Wild Watch’s project goal is to collect scientific information and build local support by organizing long-term wildlife monitoring projects in three important linkage areas in the Northern Rockies: Monida Pass west of Yellowstone National Park, the Bondurant Corridor south of Jackson, Wyoming, and MacDonald Pass west of Helena, Montana.

Partners include Defenders of Wildlife, Wild Things Unlimited, Winter Wildlands Alliance and Montana Wilderness Association. But more is needed!

Help wildlife by supporting the efforts of local communities to monitor and maintain their wildlife values. Contact Kylie Paul, Northern Rockies representative of Defenders of Wildlife.

Watch a wild wolverine video.

Want to have your Registry project highlighted in Funding Favorites? Email Kassandra Kelly.

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Climate Change Adaptation–from Sara O’Brien

Salt Creek, Death Valley, California

Salt Creek, Death Valley, California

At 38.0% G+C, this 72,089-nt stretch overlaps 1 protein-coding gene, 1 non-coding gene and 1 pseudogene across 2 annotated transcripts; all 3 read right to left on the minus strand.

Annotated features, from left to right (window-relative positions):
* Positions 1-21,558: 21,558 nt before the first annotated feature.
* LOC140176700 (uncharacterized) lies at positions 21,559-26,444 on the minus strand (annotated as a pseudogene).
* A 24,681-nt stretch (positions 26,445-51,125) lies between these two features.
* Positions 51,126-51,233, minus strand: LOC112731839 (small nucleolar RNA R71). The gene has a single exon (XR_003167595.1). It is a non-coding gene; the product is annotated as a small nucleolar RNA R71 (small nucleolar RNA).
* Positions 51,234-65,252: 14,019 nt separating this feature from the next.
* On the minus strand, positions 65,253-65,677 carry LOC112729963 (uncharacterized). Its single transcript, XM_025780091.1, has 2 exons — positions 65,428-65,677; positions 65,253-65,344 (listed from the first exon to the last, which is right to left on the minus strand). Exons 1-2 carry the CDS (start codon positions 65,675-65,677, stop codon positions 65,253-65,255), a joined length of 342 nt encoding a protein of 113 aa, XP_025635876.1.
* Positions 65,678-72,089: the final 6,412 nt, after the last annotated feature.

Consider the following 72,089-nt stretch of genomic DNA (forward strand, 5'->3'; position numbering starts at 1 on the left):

Registry staff will soon roll out some changes to make it easier to use the Conservation Registry to track climate change adaptation activities. The idea behind climate change adaptation is to start planning now for the unavoidable effects of climate change — the ones that we’re already committed to, despite our best efforts to reduce emissions. In fact we’re already starting to see many of these changes on the ground today, so we know it’s important to make sure the conservation work we do now will still make sense in a rapidly changing climate.

In talking about how to best track adaptation activities, we’ve had to face up to some interesting questions about climate change and conservation: What is climate change adaptation, exactly? How do we know it when we see it? How can we figure out what’s adaptive and what’s not in a world where future conditions are so uncertain? Are all conservation actions climate-adaptive? Are there actions we should take specifically to prepare for and adapt to the consequences of climate change?

We don’t have any pat answers to these questions yet… if you do, please share them in the comments! Perhaps Dr. Lara Hansen has it figured out:

“Today, everything we do, every decision we make, every plan we put into place is either planning for climate change (adaptation) or it’s done without regard for the reality of climate change (maladaptation)… Adaptation is the new lens through which we must view the world and make decisions in it, if we want them to be good, robust decisions.”

What do you think? Can climate change adaptation be found in making sure every decision we make is climate-smart? Or is there something more to it? Comment below.
–Sara O’Brien, Defenders of Wildlife